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© Valérie Choumet
Mosquitoes were orally infected with the chikungunya virus. Midguts were dissected at day 5 post-infection, fixed and permeabilised. Virus is shown in red (anti-E2 protein, cyanine 3), the actin network in green (phalloidin 548) and nuclei in blue (DAPI).
Publication : Emerging infectious diseases

CTX-M beta-lactamases in Escherichia coli from community-acquired urinary tract infections, Cambodia

Scientific Fields
Diseases
Organisms
Applications
Technique

Published in Emerging infectious diseases - 01 May 2009

Ruppé E, Hem S, Lath S, Gautier V, Ariey F, Sarthou JL, Monchy D, Arlet G

Link to Pubmed [PMID] – 19402960

Emerging Infect. Dis. 2009 May;15(5):741-8

Despite the recent global spread of CTX-M beta-lactamases in Escherichia coli isolates from community-acquired urinary tract infections (CA-UTIs), their dissemination has been little studied in developing countries. In a 2-year prospective study, we documented the prevalence of extended-spectrum beta-lactamases (ESBLs) in E. coli that were responsible for CA-UTIs in Phnom-Penh, Cambodia. Ninety-three E. coli strains were included. We observed a high prevalence of resistance to amoxicillin (88.2% of strains), cotrimoxazole (75.3%), ciprofloxacin (67.7%), gentamicin (42.5%), and third-generation cephalosporins (37.7%). A total of 34 strains carried ESBLs, all of which were CTX-M type. CTX-M carriage was associated with resistance to fluoroquinolones and aminoglycosides. U using repetitive extragenic palindromic-PCR, we identified 4 clusters containing 9, 8, 3, and 2 strains. The prevalence of CTX-M beta-lactamases has reached a critical level in Cambodia, which highlights the need for study of their spread in developing countries.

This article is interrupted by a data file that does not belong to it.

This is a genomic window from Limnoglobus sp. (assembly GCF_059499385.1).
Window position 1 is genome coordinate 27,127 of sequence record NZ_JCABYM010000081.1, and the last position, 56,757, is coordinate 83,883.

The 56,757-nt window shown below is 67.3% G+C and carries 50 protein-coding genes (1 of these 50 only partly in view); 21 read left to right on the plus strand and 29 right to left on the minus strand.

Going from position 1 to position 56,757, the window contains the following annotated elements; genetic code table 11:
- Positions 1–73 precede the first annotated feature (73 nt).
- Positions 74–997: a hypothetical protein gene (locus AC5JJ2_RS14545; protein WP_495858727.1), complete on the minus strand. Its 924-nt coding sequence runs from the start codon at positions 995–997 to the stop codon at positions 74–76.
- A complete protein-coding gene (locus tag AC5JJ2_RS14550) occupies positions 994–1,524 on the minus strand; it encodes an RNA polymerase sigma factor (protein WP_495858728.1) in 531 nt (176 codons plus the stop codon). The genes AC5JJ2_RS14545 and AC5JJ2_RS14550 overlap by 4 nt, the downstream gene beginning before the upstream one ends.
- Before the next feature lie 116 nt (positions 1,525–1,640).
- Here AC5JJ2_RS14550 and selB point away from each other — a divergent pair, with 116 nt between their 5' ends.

http://www.ncbi.nlm.nih.gov/pubmed/19402960